Ahh, the eighties! A formative time for many of us GeekDads, and a time of energetic, if not always excellent, experimentation when it came to fantasy and science fiction in film. Take for example the topics of our current GGD: two mid-eighties U.S./U.K. fantasy films about young women coming-of-age through quests resulting grave, impulsive mistakes they’ve made. These two movies are of a kind and of an era, and have a significant cult following for the geek-inclined. But which, ultimately, is the better film? It’s time to find out as we hold our next Great Geek Debate: Legend versus Labyrinth.
Best Actress in a Leading Role: Each of these movies’ plots, when boiled down to basics, was about girls coming of age by dealing with a mistake they’d made. All fine and good, but what about the actresses who played them? Odd you ask, because both names should be familiar to you. In Legend, the Princess Lily was played by Mia Sara, perhaps best known for her other great eighties role as Ferris Bueller’s girlfriend. But the hard question is always “what has she done for us lately?” Well, she certainly gets some geek points for the role of Harley Quinn in the short-lived live-action Birds of Prey series, but there’s not much on her resume since then.
On the other side, as the older sister Sarah in Labyrinth who carelessly wishes her brother away and then must search after him through the Goblin King’s maze, a young Jennifer Connelly was impressive. As has her career been in the decades since, including slightly geeky roles in The Incredible Hulk and The Day the Earth Stood Still and an Academy Award for her performance in A Beautiful Mind. Advantage: Labyrinth.
Best Actor Playing a Baddie: Full body red make-up, cloven hooves, and HORNS like you wouldn’t believe – the Lord of Darkness maked for an imposing source of all evil, and watching the performance was just hypnotic. What can freak you out is to realize that it’s actually Dr. Frank N. Furter! Yes, America’s favorite cross-dressing monster-maker Tim Curry made a pretty good monster himself, killing unicorns and attempting to seduce young ladies. Indeed, his bravura performance in the movie is often held up as one of the best parts of the film.
And then, there’s the rock legend David Bowie as the goblin king Jareth. Sadly, where Curry’s devil was truly seductive and scary, Bowie came off as, well, a slightly perverse glam rocker taunting an upset girl. Yes, he could sing, but the menace just wasn’t there.
Best Director You Wouldn’t Expect: Ridley Scott. Yeah. Ridley freaking Scott! Legend came at the end of his early, geeky career that included Alien and Blade Runner, and in a way you could tell he was ready to move on – to serious “grown-up” fare like Thelma and Louise a couple years later. And he’s still going strong. But if you watch the movie closely, you can see the visual style that showed up even in his famous contribution to advertising: the Apple 1984 commercial.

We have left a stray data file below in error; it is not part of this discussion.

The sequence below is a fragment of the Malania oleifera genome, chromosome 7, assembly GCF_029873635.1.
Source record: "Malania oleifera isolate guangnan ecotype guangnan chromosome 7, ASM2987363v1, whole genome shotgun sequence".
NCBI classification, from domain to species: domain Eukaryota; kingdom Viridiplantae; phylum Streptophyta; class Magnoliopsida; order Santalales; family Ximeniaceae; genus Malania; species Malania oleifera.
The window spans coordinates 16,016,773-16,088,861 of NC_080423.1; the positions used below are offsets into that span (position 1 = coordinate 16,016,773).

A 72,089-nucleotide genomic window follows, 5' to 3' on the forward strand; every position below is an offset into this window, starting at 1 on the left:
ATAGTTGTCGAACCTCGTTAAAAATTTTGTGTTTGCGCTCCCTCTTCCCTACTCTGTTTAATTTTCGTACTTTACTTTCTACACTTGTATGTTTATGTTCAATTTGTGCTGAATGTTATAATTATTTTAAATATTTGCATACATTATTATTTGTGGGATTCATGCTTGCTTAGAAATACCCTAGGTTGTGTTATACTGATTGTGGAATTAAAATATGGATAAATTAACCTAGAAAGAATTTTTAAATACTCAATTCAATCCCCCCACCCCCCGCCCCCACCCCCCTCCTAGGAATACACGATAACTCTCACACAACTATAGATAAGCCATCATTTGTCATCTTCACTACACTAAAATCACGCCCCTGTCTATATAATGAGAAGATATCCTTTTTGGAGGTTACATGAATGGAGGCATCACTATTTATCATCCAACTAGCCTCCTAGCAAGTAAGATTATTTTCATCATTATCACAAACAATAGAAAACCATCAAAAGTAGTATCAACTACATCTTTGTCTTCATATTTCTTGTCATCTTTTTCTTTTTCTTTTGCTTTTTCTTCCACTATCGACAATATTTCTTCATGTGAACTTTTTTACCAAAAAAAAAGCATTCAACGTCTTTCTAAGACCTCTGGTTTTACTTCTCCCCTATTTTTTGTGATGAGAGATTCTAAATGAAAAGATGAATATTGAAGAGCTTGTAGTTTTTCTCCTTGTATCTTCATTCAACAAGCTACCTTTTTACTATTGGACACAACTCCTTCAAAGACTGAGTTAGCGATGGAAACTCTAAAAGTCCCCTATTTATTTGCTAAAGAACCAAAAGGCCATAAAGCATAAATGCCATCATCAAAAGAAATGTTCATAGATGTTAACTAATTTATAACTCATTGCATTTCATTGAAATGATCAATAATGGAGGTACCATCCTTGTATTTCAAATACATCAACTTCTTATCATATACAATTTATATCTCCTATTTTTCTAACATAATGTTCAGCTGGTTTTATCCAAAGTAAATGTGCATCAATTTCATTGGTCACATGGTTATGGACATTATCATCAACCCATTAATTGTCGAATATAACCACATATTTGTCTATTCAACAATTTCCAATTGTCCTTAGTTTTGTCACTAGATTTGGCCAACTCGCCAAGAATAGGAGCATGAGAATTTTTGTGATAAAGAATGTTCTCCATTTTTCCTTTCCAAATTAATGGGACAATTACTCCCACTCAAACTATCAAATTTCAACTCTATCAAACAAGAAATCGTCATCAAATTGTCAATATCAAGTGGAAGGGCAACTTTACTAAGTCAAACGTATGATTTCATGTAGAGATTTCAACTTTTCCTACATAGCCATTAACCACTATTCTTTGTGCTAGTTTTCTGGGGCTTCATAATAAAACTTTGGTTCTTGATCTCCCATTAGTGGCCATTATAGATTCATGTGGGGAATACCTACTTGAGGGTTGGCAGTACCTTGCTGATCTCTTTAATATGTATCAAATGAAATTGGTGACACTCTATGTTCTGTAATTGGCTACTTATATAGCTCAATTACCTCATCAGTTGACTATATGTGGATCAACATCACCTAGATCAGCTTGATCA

As for Labyrinth, filled with its puppets and models and singing, well, maybe you would expect that it was directed by Jim Henson. This was really at the height of his career as he was trying to branch out from the Muppets and make other films for popular audiences. But it’s so obviously a grand Henson production. We miss him.
Best Music: The version of Legend released in the U.K. had a Jerry Goldsmith score, which must have been great. But for the U.S. version, Scott instead added a very different, very eighties score by Tangerine Dream that made for a completely different feel. Kind of like Vangellis doing Chariots of Fire, which is, I.M.H.O., a good thing.
Labyrinth, instead, had David Bowie and Trevor Jones, whose C.V. of geeky music scores runs from Excalibur to League of Extraordinary Gentlemen (yeah, I know). But do you remember any of the songs from the movie now? I didn’t think so.
Best Ending: Sometimes directors want to be artsy. The problem with that is that when you’re telling quest stories, usually they’re supposed to have a reasonably uplifting ending if the quest is successful, and often there’s a moral lesson learned. In the end of Legend, while the last unicorn is saved (and depending upon the cut you see, its mate as well), Princess Lily doesn’t end up with the young hero Jack, and the last thing you hear is the Prince of Darkness laughing. See, he really wasn’t beaten! Wow, so tell us again what the point was?
Labyrinth, on the other hand, has a clear ending. Sarah completes her quest, resists the Goblin King, saves her little brother and in the end she has become a mature young woman. QED, really, and satisfying (if admittedly conventional).
Editor’s Slant: So both movies have something to offer, and picking a clear winner is hard. But I’ll do it anyway. In the end there are two reasons I’ll pick Labyrinth over Legend. First, Labyrinth is just more fun, probably because it’s Henson (and George Lucas in the good old days). I’d be able to show it to younger kids and know they wouldn’t get bored by it. And second: Tom Cruise is in Legend. ’nuff said.
But tell us what you think!